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Sacrificing 170,000 jobs to pay 55,000 state workers
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Sacramento today wouldn't be much more than a larger version of Modesto if it wasn't for one thing - a decision in 1854 by the California Legislature to abandon Benicia and move the seat of state government.

Without the state capitol the economic makeup of Sacramento wouldn't be much stronger than other major cities in the agriculturally rich Central Valley whether it is Fresno, Bakersfield, Modesto or Stockton. That means Sacramento County would be enjoying unemployment rates pushing 20 percent instead of the 13.1 percent they are at currently.

So how is Sacramento doing better than its sister Valley cities? The answer is on your paycheck stub.

Everyone is helping fund for the myriad of services that go beyond basic and the 237,304 state employees needed to keep the bureaucratic blob expanding. And that means everyone from the farmer trying to avoid bankruptcy to private sector workers dealing with reduced hours or - worse yet - lost jobs.

Sacramento has a large concentration of the one group of workers in California pretty much immune from layoffs thanks to the political clout they've managed to gain by greasing the campaigns for 120 legislative seats. At the same time every special interest group is yelling bloody murder about possible state cuts which gives legislators the equivalent look of a deer caught in the headlights. Except in this case there are irate special interests and state employees behind the wheel.

So Sacramento politicians do what they do best when faced with a crisis - sidestep the hard decisions.

It explains why the state actually hired more than 21,000 workers last year while local government agencies used retirements and people leaving for other reasons as an opportunity to leave positions vacant given the growing budget crisis for government. The state, by comparison, is down just 1,667 workers. By the time the dust settles in San Jose the state job cuts will be just 600 more than city workers that will have lost their positions in the state's fourth largest city.

The majority of those 237,304 state workers fill big office building in downtown Sacramento. They are not out doing road maintenance, chasing bad guys, fighting fires, or running state parks. They are - for lack of a better description - pushing paper.

Do we need government regulation and enforcement? Absolutely. Do we need the level of redundancy and sluggish response we have now that is created not by a shortage of manpower but from piling on the bodies and regulations? No, we don't.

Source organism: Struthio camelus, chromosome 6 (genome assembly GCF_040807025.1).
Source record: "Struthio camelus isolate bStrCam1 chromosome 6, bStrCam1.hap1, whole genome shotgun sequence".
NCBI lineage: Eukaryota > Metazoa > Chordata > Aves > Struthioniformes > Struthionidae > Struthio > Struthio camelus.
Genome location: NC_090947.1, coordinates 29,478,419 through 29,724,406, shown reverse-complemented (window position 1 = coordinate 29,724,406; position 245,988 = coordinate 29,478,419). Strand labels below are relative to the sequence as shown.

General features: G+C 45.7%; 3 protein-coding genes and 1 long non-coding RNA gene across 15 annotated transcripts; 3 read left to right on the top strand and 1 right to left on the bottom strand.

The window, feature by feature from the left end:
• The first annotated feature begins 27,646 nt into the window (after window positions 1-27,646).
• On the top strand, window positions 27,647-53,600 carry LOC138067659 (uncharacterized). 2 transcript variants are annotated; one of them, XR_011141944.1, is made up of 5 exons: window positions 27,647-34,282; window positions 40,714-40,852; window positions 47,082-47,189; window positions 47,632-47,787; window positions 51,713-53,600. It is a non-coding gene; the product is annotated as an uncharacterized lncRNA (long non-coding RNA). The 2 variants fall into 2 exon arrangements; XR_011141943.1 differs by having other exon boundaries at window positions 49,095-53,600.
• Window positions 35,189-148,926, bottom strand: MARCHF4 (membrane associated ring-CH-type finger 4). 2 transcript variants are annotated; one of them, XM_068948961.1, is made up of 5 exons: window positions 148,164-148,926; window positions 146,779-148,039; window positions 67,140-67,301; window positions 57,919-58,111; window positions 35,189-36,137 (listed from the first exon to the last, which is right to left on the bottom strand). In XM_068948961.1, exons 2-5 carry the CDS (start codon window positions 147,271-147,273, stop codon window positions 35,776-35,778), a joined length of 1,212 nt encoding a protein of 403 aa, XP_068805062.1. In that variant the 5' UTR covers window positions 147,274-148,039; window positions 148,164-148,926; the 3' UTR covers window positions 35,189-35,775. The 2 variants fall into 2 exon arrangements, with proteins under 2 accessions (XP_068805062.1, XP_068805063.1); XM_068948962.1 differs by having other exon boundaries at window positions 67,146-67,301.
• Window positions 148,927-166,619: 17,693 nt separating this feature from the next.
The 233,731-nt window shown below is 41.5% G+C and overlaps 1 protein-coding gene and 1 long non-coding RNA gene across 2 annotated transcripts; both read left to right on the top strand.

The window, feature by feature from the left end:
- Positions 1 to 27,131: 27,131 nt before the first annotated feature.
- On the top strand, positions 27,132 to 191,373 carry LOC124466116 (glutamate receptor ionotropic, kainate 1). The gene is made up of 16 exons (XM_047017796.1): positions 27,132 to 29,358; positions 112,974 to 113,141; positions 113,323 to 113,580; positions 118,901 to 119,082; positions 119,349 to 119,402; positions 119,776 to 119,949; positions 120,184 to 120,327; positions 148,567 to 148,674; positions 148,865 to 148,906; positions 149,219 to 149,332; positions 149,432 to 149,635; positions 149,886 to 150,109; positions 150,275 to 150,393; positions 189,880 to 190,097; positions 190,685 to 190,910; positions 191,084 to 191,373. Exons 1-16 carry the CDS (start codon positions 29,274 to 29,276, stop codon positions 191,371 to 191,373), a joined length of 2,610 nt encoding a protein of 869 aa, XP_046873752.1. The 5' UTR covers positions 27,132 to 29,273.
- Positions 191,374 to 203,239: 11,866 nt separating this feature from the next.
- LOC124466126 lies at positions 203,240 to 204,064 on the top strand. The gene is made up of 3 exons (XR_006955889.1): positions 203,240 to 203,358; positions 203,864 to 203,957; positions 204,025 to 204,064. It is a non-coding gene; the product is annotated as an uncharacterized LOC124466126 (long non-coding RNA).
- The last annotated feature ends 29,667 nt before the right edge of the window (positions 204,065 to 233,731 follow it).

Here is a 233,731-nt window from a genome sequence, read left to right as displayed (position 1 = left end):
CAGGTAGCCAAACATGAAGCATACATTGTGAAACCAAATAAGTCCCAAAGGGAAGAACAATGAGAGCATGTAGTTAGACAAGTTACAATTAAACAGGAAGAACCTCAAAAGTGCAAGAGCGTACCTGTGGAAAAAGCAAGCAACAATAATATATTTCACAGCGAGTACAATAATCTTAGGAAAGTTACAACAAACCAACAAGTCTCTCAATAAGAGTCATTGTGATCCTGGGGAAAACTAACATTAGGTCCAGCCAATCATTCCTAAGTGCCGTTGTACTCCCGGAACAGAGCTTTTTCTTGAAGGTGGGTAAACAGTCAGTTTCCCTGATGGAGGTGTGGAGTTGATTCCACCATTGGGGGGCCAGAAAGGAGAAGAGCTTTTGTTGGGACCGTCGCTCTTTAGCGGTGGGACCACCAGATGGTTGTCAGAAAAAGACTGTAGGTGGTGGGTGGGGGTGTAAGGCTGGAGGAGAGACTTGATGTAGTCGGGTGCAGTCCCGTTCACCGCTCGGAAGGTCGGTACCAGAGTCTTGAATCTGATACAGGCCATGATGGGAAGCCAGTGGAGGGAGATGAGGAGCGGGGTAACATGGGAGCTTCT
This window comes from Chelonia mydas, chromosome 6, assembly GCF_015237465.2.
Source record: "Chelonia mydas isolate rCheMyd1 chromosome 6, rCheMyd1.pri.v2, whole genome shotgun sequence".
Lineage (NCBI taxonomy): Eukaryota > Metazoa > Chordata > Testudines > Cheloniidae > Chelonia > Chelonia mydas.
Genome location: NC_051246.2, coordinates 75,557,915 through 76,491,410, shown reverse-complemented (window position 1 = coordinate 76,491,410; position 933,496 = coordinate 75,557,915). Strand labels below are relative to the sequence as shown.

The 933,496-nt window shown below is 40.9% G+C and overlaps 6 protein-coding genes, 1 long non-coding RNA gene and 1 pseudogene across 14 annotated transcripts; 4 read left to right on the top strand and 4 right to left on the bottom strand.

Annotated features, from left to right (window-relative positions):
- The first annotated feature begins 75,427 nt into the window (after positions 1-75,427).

Governor Arnold Schwarzenegger certainly didn't reprise any of his action hero roles when he chickened out and went with furloughs. He thought he was being the nice guy. In the end state workers only sued to get back pay and their hours restored.

What the governor should have done - and must do - is cut state jobs.

The state shouldn't be immune from the economic reverberations sweeping California especially when it helped to create part of it thanks to years of trickery dealing with budget shortfalls and outright refusal to live within its means.

Schwarzenegger's spokesman Aaron McLear was quoted by the Associated Press Tuesday after a court sided with his boss on the state's ability to steal $2 billion in redevelopment agency money that, "we dodged a bullet."

Of course by dodging the bullet the action hero in Sacramento sacrificed the private sector folks struggling to make ends meet.

By the state's own multipliers, the seizure of $2 billion in RDA money will cost 170,000 jobs as it represents $2 billion that won't be going into public infrastructure and redevelopment projects. Essentially the action governor sacrificed 170,000 private sector jobs so paychecks could keep flowing to 55,000 state bureaucrats.

Worse yet, those 170,000 private sector jobs would have stimulated economies in places suffering greatly such as Fresno, Bakersfield, Stockton, and Modesto by creating more jobs.

What local taxpayers in RDA project areas in those cities and elsewhere in California will get is the satisfaction knowing they paid to protect 55,000 state jobs - mostly in Sacramento - and kept the private sector economy from being ravaged as much in Sacramento as it has been in Ceres, Modesto, Fresno, Stockton and Bakersfield.